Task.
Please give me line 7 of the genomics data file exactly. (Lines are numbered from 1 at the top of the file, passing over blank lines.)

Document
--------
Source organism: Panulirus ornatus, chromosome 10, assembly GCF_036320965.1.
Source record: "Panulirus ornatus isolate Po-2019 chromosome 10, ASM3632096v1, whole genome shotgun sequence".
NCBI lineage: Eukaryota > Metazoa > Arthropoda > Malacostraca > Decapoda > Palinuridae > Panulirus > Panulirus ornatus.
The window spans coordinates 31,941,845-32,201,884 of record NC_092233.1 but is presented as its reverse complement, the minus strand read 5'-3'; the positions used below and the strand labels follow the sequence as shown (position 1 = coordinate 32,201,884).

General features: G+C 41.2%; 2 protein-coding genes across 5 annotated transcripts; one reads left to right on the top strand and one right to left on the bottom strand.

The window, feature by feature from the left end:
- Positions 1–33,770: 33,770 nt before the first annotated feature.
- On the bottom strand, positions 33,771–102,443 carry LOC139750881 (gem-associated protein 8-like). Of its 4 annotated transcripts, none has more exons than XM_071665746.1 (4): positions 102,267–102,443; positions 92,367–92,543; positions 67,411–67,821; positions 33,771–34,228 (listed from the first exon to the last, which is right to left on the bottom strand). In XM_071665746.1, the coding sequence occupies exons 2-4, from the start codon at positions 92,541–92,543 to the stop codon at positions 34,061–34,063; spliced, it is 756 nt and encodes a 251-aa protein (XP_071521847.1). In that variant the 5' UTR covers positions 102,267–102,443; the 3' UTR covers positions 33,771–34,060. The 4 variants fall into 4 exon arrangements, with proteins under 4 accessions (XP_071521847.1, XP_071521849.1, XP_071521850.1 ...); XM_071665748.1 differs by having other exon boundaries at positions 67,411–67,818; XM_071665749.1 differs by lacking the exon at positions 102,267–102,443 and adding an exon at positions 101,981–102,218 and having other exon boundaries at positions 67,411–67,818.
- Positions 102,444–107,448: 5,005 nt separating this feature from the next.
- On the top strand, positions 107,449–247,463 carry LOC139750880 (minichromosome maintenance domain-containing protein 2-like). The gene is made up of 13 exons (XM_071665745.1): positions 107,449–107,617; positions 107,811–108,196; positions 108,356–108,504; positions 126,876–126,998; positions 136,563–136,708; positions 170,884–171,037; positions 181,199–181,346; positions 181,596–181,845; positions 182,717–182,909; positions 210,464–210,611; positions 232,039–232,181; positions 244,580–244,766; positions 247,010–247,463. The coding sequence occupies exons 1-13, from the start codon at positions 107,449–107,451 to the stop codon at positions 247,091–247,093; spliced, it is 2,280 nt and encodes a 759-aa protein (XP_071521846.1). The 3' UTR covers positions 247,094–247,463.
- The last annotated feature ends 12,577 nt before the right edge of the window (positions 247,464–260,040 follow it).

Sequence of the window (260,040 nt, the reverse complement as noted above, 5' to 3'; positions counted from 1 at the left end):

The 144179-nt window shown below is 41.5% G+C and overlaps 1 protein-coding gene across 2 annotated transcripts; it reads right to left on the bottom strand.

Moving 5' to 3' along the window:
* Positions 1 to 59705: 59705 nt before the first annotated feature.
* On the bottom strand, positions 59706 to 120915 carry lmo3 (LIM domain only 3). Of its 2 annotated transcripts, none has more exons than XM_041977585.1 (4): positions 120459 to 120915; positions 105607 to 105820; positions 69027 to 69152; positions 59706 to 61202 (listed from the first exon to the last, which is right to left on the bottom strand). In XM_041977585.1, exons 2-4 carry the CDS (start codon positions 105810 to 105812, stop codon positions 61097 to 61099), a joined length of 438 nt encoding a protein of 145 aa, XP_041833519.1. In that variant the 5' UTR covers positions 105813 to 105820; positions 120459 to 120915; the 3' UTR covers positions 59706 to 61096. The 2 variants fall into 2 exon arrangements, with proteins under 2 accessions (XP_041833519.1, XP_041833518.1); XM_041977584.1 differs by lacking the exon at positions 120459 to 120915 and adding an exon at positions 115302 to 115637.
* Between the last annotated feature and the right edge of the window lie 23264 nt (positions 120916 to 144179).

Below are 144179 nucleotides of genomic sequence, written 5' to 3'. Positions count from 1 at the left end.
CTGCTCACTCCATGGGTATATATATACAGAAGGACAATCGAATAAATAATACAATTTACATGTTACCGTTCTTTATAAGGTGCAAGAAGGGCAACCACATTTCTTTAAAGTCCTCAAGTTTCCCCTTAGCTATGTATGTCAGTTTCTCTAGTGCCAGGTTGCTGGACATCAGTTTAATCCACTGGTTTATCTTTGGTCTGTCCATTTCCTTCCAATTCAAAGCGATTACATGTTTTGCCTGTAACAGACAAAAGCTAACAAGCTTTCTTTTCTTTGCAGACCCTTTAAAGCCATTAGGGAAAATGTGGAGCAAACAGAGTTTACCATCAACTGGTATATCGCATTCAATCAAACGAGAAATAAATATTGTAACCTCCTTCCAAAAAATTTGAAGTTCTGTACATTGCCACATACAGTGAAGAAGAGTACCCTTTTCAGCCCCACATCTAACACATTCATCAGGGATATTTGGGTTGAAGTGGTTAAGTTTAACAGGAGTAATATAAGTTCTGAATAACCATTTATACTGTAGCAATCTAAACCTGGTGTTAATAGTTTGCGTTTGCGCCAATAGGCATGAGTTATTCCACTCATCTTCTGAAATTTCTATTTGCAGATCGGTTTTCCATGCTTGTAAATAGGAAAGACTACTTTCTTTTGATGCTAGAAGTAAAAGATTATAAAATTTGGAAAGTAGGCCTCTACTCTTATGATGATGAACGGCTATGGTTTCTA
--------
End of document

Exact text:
- Positions 1–33,770: 33,770 nt before the first annotated feature.